Most runners associate hill sprints with race-specific training, i.e., when you are training for a race that has a notoriously hilly course or where you know that there are one or more hills that could decide your race result. However, hill workouts can be beneficial for so much more than that, from building explosive speed and strength that will give you an advantage on flat ground, to helping you stay away from injuries and develop mental toughness.
Learn how to add hill sprints into your running routine to get essential benefits and reduce the risk of injury in this quick guide. We’ll cover:
- Why hill sprints are a secret weapon in any runner’s toolkit;
- The benefits of hill sprints for road and trail runners;
- How to add hill sprints to your running workouts;
- Essential hill workouts to develop technique and stride power.
What Does Sprinting Uphill Do? The Reason You Should Do Hill Sprints
Aside from the running uphill aspect, sprinting is a fantastic way to train for speed and strength on flat ground. Incorporating speed work into your workout plans will add fun and variety to your running while also preparing you for your favorite races.
Mixing it up even further by adding hills into your speed work will yield even more benefits than “regular” speed training. This is because running up hills takes away some of the potentials for injury that you might encounter when track running (simply because you cannot go as fast as on a flat surface!). Hill running also makes your body work differently, creating the need to adjust your stance and tilt your body to match the incline you are running up. This can improve your running form on the flat as well since you’re basically replicating the perfect sprinting form (think of Olympic sprinters such as Usain Bolt in action, especially when starting out of the blocks).
Additionally, sprinting up hills is a great cardiovascular workout, getting your heart rate up quickly and efficiently. When you run up hills, you are pushing your aerobic system to the maximum, trying to go fast with the added challenge of the incline. Maintaining proper form is essential here, and staying upright will also require you to recruit your calf muscles more, engage your core, and work on your upper body strength more than you might expect. As a result, not just your breathing and your leg muscles will see a positive impact from hill sprints, but also your whole body.
These are just some of the ways in which hill sprints help you become a better runner. Finally, the ultimate reason to include hill sprints in your workouts is that they ultimately make you the best prepared runner on the start line of any event. If running a hilly route, you’ll have trained for the course. If running on flat terrain, the hills will have contributed to your strength training, built your endurance and speed, and boosted your resilience. And, if you’re not racing at all, hill sprints still contribute fun, variety, and injury prevention into your running practice.
5 Benefits of Running Up That Steep Hill
Whether you’re training for a road marathon or a hilly off-road race, you can develop great endurance, speed and resilience from hill workouts. While the number of hill sprints you should include in your training program will vary depending on the race you train for, a few weeks where you run up steep hills can benefit all runners.
According to run coaches and runners alike, here are some of the top benefits you can expect from high-intensity interval training using hills.
Hill sprints boost your muscle strength
Thanks to the added resistance of running on an incline, doing hill workouts are almost equivalent to strength training. They contribute to developing your quadriceps, hamstrings and calves primarily, as well as your glutes, which help you power up the hill. Moreover, working on your technique to help keep you upright and boost your speed, you’ll also strengthen your upper body as you use your arms to propel you upward and forward.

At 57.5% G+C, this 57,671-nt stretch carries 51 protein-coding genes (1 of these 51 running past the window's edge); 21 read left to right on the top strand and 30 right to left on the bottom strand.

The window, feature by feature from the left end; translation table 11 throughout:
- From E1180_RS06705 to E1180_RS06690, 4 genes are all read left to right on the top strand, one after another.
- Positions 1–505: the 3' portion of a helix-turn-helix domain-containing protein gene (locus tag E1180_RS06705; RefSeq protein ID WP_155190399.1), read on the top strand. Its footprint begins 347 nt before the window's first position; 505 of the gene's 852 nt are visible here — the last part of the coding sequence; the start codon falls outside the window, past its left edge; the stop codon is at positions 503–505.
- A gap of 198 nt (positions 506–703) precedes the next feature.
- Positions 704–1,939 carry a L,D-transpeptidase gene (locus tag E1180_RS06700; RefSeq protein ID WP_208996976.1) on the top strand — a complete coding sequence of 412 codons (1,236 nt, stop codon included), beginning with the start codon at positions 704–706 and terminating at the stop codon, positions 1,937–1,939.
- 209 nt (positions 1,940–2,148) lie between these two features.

Including hills in your interval training is a great way to develop strength and resilience in your connective tissues and muscles. This also helps lower the risk of injury, compared to track or flat speed training, where you are more likely to get injured by running at your maximum speed. The theory is that doing hill sprints gets you to put out maximum effort without reaching your top speed, so you’re less likely to get injured.
Additionally, training on hills will prepare you to encounter them in the “real world” and build your awareness of hill conditions. Many runners get injured in races on terrain they just aren’t prepared for, so getting used to hills will help you stay injury-free in these environments.
Develop good running form
When you run uphill, you practice some key elements of good running form, including:
- Lifting your knees high at a 90-degree angle;
- Landing more on your forefoot than on your heel;
- Increasing your cadence;
- Controlling your breathing.
None of these are mastered on the first try, but running up a hill forces you to think of these elements more than your usual flat run. Over time, improving your running form will make you faster and will keep you away from injury.
Becoming a more efficient runner
This is also a long-term benefit that distance runners will welcome especially. Hill repeats done a few times throughout a training cycle will help you develop more power – especially if you perform short explosive hill sprints (e.g., the 10-second sessions described below). When you focus on your maximum speed output in these sprints, you not only work on your cardiovascular and muscle strength, but you also develop stride power.
A higher power output when you run will develop a better overall running efficiency, which means you’re using up less energy during your runs. In a marathon or ultramarathon, this translates into more energy deployed for longer, which is invaluable for longer races.
Hill workouts help toughen you up
Mental resilience is another massive benefit of working out on hills. You are working hard, suffering through a more strenuous running workout than on the flat, and you’re building experience that will put you in good stead when you’re running on race day. Every training session performed in adverse conditions, whether it’s bad weather or going up a hill you’re dreading, makes you more resilient for whatever adversity may come your way later down the line. This is how hill workouts develop critical mental fortitude, which you’ll draw upon in your races.